Can't wrap my mind around 3d modeling

Can anyone help me out with the 3d feature of CC pro. I have a simple SVG of linked hearts that I want to be raised out of a sign I am making for a friend. But I can’t seem to figure out the settings.

Anyone point me in the right direction?

Well that is not really a 3D. This can be made by cutting a contour on a flat piece of material of the thickness you want. It will effectivelyt cut all the way around the shape. Winston Moy just produced a video on YouTube on how to cut letters using a similar technique on the Shapeoko using Carbide Create.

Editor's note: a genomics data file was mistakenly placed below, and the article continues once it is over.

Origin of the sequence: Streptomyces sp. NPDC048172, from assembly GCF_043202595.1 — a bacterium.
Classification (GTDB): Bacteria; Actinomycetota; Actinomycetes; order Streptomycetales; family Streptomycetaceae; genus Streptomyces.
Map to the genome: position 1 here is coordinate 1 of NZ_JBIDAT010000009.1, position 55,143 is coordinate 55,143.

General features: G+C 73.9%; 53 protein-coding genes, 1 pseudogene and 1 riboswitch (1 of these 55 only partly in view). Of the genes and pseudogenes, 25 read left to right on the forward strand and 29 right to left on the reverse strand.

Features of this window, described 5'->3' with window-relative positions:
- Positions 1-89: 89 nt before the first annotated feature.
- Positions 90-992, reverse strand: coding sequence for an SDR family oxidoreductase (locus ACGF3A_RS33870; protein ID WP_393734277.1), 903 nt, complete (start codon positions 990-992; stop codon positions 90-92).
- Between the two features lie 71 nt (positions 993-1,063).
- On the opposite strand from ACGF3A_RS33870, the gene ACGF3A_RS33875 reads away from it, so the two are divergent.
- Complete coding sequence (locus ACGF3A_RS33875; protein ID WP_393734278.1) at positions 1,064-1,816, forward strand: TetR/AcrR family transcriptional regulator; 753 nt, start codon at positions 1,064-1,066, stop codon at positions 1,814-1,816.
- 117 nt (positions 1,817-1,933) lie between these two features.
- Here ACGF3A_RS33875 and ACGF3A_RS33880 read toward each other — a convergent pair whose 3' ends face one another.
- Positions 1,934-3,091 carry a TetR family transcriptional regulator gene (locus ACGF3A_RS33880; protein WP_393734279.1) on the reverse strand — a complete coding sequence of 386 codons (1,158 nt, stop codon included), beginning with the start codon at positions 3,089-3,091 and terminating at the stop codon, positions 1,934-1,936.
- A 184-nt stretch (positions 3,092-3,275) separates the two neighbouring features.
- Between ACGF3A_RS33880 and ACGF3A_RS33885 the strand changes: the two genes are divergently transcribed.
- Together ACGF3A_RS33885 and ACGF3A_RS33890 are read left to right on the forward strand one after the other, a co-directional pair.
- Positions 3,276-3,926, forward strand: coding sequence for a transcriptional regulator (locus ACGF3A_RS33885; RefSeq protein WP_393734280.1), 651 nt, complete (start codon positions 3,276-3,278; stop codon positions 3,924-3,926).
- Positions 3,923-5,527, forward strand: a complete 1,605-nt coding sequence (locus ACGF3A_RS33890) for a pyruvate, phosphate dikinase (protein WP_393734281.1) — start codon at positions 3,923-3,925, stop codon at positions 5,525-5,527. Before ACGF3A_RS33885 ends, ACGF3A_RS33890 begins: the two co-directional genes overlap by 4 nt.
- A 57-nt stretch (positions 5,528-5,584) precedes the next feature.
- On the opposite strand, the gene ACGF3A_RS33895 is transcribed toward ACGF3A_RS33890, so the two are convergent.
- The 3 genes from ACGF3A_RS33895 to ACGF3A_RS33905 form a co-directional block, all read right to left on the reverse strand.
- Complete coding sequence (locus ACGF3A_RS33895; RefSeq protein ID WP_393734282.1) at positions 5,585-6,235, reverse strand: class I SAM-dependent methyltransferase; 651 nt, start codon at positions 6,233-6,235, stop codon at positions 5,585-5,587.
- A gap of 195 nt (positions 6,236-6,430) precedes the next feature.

A 2.5 - 3D would have an uneven thickness for example the face of a dog sculpted in a piece of material and a full 3D would have uneven thickness like the dog head. This can be accomplished with 4/5 axis machines or for simpler pieces on a 3 axis machine like the Shapeoko where you machine from at least two sides.

if you just want the hearts to stick up that’s more 2 1/2 D.

what I’d do for that is the following, assume you make 2 toolpaths, basically 2 layers.
I assume the 2 hearts are separate shapes in CC and you want the large one to be on top (adjust below if not)

step 0: add a square that is the size of your stock and covers the whole stock
step 1: duplicate the large heart with ctrl-C
step 2: put the copy back over the original
step 3: shift of ctrl click one of the large hears with the small heart so that both are selected
step 4: use the “union” boolean operation